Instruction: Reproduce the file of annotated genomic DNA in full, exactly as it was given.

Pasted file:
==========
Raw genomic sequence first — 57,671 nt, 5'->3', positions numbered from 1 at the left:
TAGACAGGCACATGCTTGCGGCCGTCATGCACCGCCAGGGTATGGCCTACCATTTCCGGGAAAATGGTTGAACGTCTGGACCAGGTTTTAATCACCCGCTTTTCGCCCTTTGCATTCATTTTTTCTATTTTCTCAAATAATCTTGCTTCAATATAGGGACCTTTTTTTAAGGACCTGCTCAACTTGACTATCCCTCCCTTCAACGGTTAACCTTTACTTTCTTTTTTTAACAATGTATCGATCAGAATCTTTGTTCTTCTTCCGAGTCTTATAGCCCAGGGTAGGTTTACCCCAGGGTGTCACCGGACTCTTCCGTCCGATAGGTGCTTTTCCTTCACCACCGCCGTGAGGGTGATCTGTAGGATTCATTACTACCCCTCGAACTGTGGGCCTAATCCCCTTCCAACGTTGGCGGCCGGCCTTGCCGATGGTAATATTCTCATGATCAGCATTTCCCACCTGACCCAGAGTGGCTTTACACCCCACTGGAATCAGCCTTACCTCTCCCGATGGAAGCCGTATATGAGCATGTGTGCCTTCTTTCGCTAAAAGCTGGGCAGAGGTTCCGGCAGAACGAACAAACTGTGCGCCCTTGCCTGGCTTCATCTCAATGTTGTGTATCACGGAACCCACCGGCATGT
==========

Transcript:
Raw genomic sequence first — 57,671 nt, 5'->3', positions numbered from 1 at the left:
TAGACAGGCACATGCTTGCGGCCGTCATGCACCGCCAGGGTATGGCCTACCATTTCCGGGAAAATGGTTGAACGTCTGGACCAGGTTTTAATCACCCGCTTTTCGCCCTTTGCATTCATTTTTTCTATTTTCTCAAATAATCTTGCTTCAATATAGGGACCTTTTTTTAAGGACCTGCTCAACTTGACTATCCCTCCCTTCAACGGTTAACCTTTACTTTCTTTTTTTAACAATGTATCGATCAGAATCTTTGTTCTTCTTCCGAGTCTTATAGCCCAGGGTAGGTTTACCCCAGGGTGTCACCGGACTCTTCCGTCCGATAGGTGCTTTTCCTTCACCACCGCCGTGAGGGTGATCTGTAGGATTCATTACTACCCCTCGAACTGTGGGCCTAATCCCCTTCCAACGTTGGCGGCCGGCCTTGCCGATGGTAATATTCTCATGATCAGCATTTCCCACCTGACCCAGAGTGGCTTTACACCCCACTGGAATCAGCCTTACCTCTCCCGATGGAAGCCGTATATGAGCATGTGTGCCTTCTTTCGCTAAAAGCTGGGCAGAGGTTCCGGCAGAACGAACAAACTGTGCGCCCTTGCCTGGCTTCATCTCAATGTTGTGTATCACGGAACCCACCGGCATGT